My morning time with the stunningly beautiful Triune God is now more wonderful than I can describe. On an average morning, I have more fulfillment than anything else I have ever experienced in my whole life. Even the very best times with my beautiful wife can not compare to real fellowship with God who loves me. I often tell Mary to "Watch out because you have some competition." Prayer is natural and filled with deep communion, fear, joy unspeakable, strong crying, tears, and much more. The Word of God comes rushing into my mind with perfect timing. At the end of maybe 90 minutes of intense prayer, I am exhausted and amazed at how fast the time went by. He has done all this and much more as grace and reward for my feeble but dogged persistense five years ago. This morning time has been so effective that my life-long struggle with bipolar disorder is for all purposes gone. My wife and doctor were reluctant at the beginning of ceasing treatment, but I am no longer on medication for it. I'll stop here.

    Dear @Rutherglen1794 (wish I knew your name),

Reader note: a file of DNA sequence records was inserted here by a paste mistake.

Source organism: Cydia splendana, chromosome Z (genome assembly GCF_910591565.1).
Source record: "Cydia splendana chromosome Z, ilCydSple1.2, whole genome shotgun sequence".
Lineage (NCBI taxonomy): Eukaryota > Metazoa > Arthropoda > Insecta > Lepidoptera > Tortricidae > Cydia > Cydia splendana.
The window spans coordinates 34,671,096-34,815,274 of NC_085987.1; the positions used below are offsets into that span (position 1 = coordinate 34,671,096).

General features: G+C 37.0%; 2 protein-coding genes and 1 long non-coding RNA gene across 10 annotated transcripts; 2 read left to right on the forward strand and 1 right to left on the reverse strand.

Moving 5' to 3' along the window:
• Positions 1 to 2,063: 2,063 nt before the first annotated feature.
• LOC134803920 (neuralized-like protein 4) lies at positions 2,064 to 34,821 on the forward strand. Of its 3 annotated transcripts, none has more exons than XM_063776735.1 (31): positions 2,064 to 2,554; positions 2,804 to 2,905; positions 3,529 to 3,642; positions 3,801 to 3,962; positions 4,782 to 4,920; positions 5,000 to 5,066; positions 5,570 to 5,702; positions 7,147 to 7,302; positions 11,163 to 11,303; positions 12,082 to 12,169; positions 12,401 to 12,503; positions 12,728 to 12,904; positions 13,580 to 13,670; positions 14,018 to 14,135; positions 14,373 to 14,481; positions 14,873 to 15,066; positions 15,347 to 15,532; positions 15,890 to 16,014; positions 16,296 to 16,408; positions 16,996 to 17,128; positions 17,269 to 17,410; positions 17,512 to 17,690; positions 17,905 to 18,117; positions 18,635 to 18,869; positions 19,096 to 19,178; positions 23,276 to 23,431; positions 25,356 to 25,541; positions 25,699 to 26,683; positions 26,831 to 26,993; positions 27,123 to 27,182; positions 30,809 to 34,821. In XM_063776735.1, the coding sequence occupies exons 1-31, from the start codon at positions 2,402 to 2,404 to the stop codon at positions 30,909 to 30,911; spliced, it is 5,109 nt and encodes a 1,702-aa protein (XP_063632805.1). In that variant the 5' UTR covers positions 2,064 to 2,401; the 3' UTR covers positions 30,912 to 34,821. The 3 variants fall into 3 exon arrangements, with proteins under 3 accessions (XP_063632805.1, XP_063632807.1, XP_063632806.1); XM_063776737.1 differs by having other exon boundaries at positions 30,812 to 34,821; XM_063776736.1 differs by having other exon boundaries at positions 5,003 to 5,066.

If my comments perk your interest, I invite you to start a conversation with me. My hope is that we then talk by phone about a few of your concerns and the few things I have learned in my 45 years as a Christian.
    Last edited: Jul 20, 2019
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  21. Ed Walsh

    Ed Walsh Puritan Board Junior


    Just after I finished the previous post on diligence in seeking God, I read the next verse where I left off in Bridges Commentary on Proverbs 19:24 and thought it providential enough to post here.


    24. A slothful man hideth his hand in his bosom, and will not so much as bring it to his mouth again.

    Another forcible figure of the palsy of sloth!13 It so grows on its victim, that he has no heart to do even necessary things for himself; as if he could not take his hand out of his bosom; and would rather suffer the cravings of hunger, than make the exertion of putting his food into his mouth. A melancholy picture it is of many fair intentions and promises, and apparently good beginnings in religion—all stopped for want of the effort to overcome the least hindrance. Every religious duty is a burden. The struggle necessary for prayer—the only means of receiving our spiritual food—is too hard. And the soul that seemed to have been awakened, sinks into its former lethargy; and the effort to rouse it becomes each time fainter and more hopeless.